Other pro-biotic benefits include- reducing the risk of colon cancer, lowering cholesterol and blood pressure, immune boosting, and other good things.  Other pro-biotics you know, or have eaten, or may have heard about:  kim chi, tempeh, miso, kombucha tea, amazake.  And they all taste good and almost have too many good qualities to list here.

To make good yogurt, now I use a yogurt maker, which is easier, more reliable, less work- intensive,  with a better product.  I found one for- I think- about $30 years ago.  Not a bad investment.

-commercial yogurt, a quart, is anywhere from $3-5 a quart now (especially organic yogurts, whether cow’s milk, sheep or goat milk, or non-dairy soy)

-2 quarts of milk is $2-4 (at least rbgh-free- that’s commonly known as bovine growth hormone- more and more commercial diaries are now loudly and proudly steering away from it.  I think Europe may have banned bgh comestibles initially, although I’m not sure about that any longer.  There’s always detective work to do if you want to eat foods that nourish you and do not harm you.)  So that’s maybe a dollar or 2 for a quart of milk, a few cents of electricity, and maybe 25-50 cents of commercial culture.  The closer food is produced to home, the fresher it is, the better it tastes (in most cases), the better is is for you – and the COST is amazingly lower than what you will pay at the store.  And yes it may take time and practice, but it’s all good.

-therefore, you can make your own yogurt for 1/2 the price- maybe for 1/3.

I use a commercial culture- it’s called Yogourmet (this is not an endorsement) and it’s easy to use.  The live culture is portioned in little envelopes, like gelatin always used to be packaged.  You mix some into a cup of milk at the right temperature, stir it into the 1 quart of milk (that’s the capacity for my machine) and after a few hours you have very fresh yogurt.

quick cinn rolls

quick cinn rolls

*2 c all purpose flour, 1/2 t salt, 2-1/2 t baking powder, 1/2 t baking soda, 2 T sugar- whisk these all together quickly and cut in finely  1/4 cup of shortening (butter, veg. shortening, etc)- you can use a food processor to reduce these steps to about 1 minute of work.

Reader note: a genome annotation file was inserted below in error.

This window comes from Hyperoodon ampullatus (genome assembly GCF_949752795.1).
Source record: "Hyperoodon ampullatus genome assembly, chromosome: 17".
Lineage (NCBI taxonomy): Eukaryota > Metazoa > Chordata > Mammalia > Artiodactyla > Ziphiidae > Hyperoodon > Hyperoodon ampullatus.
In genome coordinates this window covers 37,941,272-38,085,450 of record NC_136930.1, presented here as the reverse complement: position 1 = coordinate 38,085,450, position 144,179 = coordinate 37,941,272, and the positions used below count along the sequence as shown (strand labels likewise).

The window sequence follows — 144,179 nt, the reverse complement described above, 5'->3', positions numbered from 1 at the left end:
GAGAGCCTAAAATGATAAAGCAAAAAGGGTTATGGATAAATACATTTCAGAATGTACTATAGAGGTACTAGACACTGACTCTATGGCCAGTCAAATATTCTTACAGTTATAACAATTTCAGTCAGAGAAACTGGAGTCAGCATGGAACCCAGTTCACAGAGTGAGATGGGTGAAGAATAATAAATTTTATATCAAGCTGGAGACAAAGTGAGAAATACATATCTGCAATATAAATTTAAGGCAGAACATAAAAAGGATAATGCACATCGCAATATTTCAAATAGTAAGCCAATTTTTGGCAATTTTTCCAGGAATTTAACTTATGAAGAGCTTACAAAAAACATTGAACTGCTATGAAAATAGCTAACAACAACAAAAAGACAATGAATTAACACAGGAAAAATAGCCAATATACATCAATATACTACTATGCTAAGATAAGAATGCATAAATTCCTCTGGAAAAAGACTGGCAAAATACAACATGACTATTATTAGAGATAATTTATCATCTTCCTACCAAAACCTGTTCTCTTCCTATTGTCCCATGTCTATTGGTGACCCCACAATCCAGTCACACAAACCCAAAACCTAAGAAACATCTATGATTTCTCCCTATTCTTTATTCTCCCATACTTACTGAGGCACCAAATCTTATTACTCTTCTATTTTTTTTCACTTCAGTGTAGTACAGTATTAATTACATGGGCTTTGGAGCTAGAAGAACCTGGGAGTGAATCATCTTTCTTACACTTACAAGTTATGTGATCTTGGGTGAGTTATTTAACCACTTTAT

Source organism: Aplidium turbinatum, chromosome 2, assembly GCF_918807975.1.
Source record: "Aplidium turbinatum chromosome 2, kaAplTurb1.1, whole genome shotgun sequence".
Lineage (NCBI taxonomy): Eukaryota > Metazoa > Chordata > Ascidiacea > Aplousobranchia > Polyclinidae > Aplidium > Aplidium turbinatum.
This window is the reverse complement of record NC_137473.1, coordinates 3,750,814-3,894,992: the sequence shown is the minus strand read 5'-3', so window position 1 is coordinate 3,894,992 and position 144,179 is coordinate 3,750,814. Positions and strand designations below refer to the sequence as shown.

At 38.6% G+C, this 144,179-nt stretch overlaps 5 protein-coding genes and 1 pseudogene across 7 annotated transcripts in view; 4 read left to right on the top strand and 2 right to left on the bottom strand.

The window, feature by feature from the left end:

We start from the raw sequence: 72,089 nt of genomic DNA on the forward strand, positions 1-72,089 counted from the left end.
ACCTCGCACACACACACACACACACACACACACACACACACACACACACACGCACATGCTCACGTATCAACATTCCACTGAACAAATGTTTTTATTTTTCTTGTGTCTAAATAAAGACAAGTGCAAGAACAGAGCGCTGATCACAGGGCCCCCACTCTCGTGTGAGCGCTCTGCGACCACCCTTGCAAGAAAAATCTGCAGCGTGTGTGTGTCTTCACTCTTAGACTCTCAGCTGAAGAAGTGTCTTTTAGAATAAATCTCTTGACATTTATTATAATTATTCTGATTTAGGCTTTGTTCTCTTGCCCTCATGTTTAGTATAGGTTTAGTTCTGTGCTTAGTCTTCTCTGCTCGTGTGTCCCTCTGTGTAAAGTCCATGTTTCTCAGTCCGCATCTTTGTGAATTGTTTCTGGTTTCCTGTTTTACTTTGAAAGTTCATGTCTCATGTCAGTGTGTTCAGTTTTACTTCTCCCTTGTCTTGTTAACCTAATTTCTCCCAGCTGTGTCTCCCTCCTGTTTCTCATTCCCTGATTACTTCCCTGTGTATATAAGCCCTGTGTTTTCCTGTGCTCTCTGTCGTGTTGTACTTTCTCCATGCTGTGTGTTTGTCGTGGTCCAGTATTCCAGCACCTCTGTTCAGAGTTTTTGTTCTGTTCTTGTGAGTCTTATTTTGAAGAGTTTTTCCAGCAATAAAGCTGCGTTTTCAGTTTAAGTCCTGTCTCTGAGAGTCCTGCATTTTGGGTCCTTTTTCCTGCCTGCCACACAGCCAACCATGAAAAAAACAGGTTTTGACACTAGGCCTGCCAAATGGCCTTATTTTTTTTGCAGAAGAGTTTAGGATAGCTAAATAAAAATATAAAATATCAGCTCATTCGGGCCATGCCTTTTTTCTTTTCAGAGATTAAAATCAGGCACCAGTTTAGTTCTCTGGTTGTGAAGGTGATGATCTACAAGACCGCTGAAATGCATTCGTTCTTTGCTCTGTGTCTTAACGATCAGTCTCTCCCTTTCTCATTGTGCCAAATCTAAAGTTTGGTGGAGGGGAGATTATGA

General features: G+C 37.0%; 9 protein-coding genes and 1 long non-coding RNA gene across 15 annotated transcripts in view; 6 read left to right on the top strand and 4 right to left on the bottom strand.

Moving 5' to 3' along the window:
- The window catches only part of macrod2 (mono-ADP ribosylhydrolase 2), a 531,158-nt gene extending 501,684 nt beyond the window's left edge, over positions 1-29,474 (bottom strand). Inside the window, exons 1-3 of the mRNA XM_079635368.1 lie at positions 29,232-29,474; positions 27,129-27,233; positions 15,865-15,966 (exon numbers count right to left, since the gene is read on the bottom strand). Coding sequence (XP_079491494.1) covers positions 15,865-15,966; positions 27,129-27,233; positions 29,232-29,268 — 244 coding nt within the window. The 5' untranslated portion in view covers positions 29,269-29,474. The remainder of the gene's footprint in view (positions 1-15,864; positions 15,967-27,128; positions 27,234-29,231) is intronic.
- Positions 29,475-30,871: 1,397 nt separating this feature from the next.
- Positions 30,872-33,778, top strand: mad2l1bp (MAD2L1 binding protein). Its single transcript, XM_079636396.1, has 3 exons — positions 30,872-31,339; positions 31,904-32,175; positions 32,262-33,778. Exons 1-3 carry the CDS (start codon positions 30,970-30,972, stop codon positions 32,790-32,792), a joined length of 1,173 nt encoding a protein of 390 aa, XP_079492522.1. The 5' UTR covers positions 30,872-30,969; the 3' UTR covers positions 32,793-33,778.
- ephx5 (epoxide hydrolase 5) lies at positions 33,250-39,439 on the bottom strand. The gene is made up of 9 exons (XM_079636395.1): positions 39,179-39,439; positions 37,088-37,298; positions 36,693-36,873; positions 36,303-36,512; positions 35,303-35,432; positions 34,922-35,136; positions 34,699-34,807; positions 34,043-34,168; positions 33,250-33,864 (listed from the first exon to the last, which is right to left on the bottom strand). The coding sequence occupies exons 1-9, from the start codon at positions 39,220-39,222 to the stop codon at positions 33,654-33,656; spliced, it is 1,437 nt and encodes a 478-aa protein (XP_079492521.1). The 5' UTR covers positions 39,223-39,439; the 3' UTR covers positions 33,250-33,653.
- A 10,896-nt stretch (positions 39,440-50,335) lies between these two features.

* 1 egg in a 1-cup measuring cup, yogurt to fill the cup; and a splash of milk or buttermilk to make a dough almost too soft to handle.

Lightly and quickly mix the wet and dry together in a bowl with a spoon, your hand or a spatula; press lightly down into a rectangle and spread with a couple Tbsp of soft butter- sprinkle with brown sugar (1/2 c- 2/3 cup I’d say) a tsp cinnamon, dried fruit if you like- and roll everything up.  I always use a heavy canvas pastry cloth to roll/pat dough out, and I often use the pastry cloth to help roll up the dough and filling together- kind of like how you roll up a traditional jelly roll.

If you made the dough with the minimum of mixing, it will be difficult to handle.  Don’t worry, it’s supposed to be that way.  Cut the roll in half, and then in half again- and then each quarter by three.  You’ll have a dozen soft, squishy, nearly formless swirls of cinnamon roll dough that I can almost guarantee will be difficult to get onto a baking sheet.   Figure out a way to plop them closely together, so they sort of prop each other up and bake them at 425F for about 15 minutes.  They will be tender enough to melt in the mouth- they will be frustrating to make the first few times, but when you crave a homemade cinnamon roll, this is as fast and tastes far far better than any convenience product you can get out of the refrigerator case at the grocery store.